• Buncombe County Partnership for Children - $153,000 – Professional and System Development
  • Community Action Opportunities - $131,916 – Johnston Elementary classroom
  • Southwestern Child Development - $207,508 – Valley Child Development Center
  • Warren Wilson College - $200,235 – PEECE Program
  • YWCA of Asheville and Western NC - $79,000 – Early Learning Program


There is a well-documented local shortage of quality early childhood education programs in our community. There is also a shortage of qualified teachers, classroom professionals, and funding for the qualified teachers we do have. Local families also face many barriers to accessing existing programs, including affordability. High quality early care and education, from infant care to pre-k, has proven results for children, their families, and communities.

The overall goal of the fund is to ensure that every child in Buncombe County has an equal opportunity to thrive during their first 2,000 days; including access to quality early childhood education. The committee is doing this by engaging with community partners, soliciting public input, making public policy, and recommendations in conjunction with funding grants to local organizations to improve this local problem. “If we are going to be successful as Commissioners, we can’t think from one election to the next, we have to think about how we can help the community long after we’re done,” said District 1 Commissioner Al Whitesides, on the importance of the committee.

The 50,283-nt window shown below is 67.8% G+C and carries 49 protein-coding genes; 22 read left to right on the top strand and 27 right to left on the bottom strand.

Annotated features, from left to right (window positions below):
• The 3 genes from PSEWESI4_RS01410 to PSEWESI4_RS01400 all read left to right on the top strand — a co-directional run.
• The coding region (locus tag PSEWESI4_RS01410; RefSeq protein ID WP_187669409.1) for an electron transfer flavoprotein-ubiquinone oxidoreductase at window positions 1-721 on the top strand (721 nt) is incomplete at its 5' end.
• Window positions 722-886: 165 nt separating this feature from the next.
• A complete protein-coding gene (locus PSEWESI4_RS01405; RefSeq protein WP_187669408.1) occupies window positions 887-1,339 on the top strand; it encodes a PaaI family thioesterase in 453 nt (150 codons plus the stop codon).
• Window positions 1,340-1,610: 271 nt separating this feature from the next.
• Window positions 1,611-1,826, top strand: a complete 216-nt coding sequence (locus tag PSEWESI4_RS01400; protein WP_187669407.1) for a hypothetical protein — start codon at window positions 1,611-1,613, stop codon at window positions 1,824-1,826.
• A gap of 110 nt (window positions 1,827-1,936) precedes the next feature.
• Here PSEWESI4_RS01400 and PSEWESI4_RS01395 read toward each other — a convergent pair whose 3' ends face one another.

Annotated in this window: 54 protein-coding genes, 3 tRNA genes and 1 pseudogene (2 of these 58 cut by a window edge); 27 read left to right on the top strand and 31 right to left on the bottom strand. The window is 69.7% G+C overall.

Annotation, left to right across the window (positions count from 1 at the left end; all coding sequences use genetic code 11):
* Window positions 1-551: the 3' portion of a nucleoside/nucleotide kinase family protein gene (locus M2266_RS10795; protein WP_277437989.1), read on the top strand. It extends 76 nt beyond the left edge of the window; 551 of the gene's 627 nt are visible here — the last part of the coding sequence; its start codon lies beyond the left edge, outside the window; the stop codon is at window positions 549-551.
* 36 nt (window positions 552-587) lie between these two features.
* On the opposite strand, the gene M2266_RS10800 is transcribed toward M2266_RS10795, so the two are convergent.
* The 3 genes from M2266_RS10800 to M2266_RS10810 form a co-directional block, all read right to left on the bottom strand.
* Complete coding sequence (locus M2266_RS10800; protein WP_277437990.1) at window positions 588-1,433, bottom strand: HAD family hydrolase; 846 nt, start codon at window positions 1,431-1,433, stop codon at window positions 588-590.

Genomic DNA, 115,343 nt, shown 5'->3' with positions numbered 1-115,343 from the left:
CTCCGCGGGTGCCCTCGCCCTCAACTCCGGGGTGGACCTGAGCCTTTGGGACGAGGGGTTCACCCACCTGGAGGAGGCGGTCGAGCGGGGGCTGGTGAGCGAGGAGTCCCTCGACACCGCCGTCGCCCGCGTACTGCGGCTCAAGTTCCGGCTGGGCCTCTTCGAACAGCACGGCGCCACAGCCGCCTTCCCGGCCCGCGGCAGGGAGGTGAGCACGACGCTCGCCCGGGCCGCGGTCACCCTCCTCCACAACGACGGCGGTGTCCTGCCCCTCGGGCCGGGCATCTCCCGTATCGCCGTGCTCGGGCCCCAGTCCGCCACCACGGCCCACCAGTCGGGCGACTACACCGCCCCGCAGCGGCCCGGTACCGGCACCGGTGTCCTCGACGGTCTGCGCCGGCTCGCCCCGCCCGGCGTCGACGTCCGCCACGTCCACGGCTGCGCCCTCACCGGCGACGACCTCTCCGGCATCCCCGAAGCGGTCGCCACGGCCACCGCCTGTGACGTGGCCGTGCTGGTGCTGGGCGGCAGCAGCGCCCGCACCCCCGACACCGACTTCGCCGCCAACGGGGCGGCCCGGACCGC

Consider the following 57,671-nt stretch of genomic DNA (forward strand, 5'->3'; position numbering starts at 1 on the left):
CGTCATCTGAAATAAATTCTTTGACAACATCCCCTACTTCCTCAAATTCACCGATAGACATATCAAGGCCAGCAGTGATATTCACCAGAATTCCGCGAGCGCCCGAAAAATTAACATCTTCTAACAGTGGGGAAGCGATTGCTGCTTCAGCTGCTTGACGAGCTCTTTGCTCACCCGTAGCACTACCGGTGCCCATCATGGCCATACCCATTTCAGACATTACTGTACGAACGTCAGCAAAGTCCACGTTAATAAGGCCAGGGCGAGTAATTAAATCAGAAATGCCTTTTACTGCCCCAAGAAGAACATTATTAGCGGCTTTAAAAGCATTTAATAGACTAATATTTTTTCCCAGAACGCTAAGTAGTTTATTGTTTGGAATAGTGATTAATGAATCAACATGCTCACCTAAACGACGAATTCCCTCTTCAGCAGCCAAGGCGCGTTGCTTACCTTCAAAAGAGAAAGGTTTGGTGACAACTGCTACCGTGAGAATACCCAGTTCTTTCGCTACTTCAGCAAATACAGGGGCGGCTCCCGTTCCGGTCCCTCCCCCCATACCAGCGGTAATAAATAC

To create the committee, Commissioners determined there should be an inclusive group of community members with diverse expertise and perspectives on early childhood education. Twenty-eight applications to join the committee were submitted and decided upon by Commissioners. After the creation of the 15-member committee and $3.6 million funding allocation by Commissioners, Buncombe County Strategic Partnerships created a plan of action leading to an advertisement for applications for funding. The committee members spent six weeks reviewing the applications and multiple meetings to determine funding and closed their June 6 meeting with a unanimous vote on funding allocations.



The Early Childhood Education and Development Committee is made up of Commissioners, local business owners, medical professionals, parents, retirees, community investment specialists, and representatives of higher education. Committee member Rich Johnson said, “The value of this committee lies in its inclusion of members representing varied interests and segments within the early childhood education and development community. Great efforts were expended to include representatives from different roles, different portions of the county, and different bases of experience in order to create a diverse, representative body.”


Current board members are:

Jasmine Beach-Ferrara – District 1 County Commissioner
Robert Pressley – District 3 County Commissioner
Al Whitesides – District 1 County Commissioners
Kit Cramer – Business/Economic Development
Phillip Belcher – Funder/Community Investment
Mistie Reising-Cogbill – Higher Education
Dr. Susan Mims – Medical Professional
Chavaun Letman – Parent
Christy Cheek – Retiree
Edward “Rich” Johnston – Community Member
Glenda Weinert – Community Member
Himanshu Karvir – Community Member
Jane Hatley – Community Member
Kidada Wynn – Community Member
Leslie Anderson – Community Member

For more information visit:


Table: News Item Documents
File NameSizeTypeDate & Time Added
FY20 Early Childhood Fund Allocations 87 KB 06/19/2019 10:21 AM